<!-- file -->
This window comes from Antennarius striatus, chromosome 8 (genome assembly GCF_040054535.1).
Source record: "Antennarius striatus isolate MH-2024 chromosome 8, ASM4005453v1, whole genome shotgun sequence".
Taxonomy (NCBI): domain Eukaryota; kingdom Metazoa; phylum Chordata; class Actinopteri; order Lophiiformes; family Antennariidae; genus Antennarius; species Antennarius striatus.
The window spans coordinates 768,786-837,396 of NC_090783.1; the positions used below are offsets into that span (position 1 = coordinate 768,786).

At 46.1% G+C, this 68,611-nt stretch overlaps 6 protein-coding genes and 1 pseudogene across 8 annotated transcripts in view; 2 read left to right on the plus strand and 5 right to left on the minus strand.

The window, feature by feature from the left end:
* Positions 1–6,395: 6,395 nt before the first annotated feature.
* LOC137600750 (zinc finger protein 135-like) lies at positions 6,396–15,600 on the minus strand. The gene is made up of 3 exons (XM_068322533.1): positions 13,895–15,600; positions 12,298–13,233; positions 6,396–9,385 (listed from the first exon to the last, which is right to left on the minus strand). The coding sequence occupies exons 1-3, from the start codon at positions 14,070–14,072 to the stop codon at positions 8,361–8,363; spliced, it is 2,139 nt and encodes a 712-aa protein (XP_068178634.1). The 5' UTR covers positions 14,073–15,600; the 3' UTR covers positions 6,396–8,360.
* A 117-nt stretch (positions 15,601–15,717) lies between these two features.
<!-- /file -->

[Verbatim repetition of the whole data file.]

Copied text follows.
This window comes from Antennarius striatus, chromosome 8 (genome assembly GCF_040054535.1).
Source record: "Antennarius striatus isolate MH-2024 chromosome 8, ASM4005453v1, whole genome shotgun sequence".
Taxonomy (NCBI): domain Eukaryota; kingdom Metazoa; phylum Chordata; class Actinopteri; order Lophiiformes; family Antennariidae; genus Antennarius; species Antennarius striatus.
The window spans coordinates 768,786-837,396 of NC_090783.1; the positions used below are offsets into that span (position 1 = coordinate 768,786).

At 46.1% G+C, this 68,611-nt stretch overlaps 6 protein-coding genes and 1 pseudogene across 8 annotated transcripts in view; 2 read left to right on the plus strand and 5 right to left on the minus strand.

The window, feature by feature from the left end:
* Positions 1–6,395: 6,395 nt before the first annotated feature.
* LOC137600750 (zinc finger protein 135-like) lies at positions 6,396–15,600 on the minus strand. The gene is made up of 3 exons (XM_068322533.1): positions 13,895–15,600; positions 12,298–13,233; positions 6,396–9,385 (listed from the first exon to the last, which is right to left on the minus strand). The coding sequence occupies exons 1-3, from the start codon at positions 14,070–14,072 to the stop codon at positions 8,361–8,363; spliced, it is 2,139 nt and encodes a 712-aa protein (XP_068178634.1). The 5' UTR covers positions 14,073–15,600; the 3' UTR covers positions 6,396–8,360.
* A 117-nt stretch (positions 15,601–15,717) lies between these two features.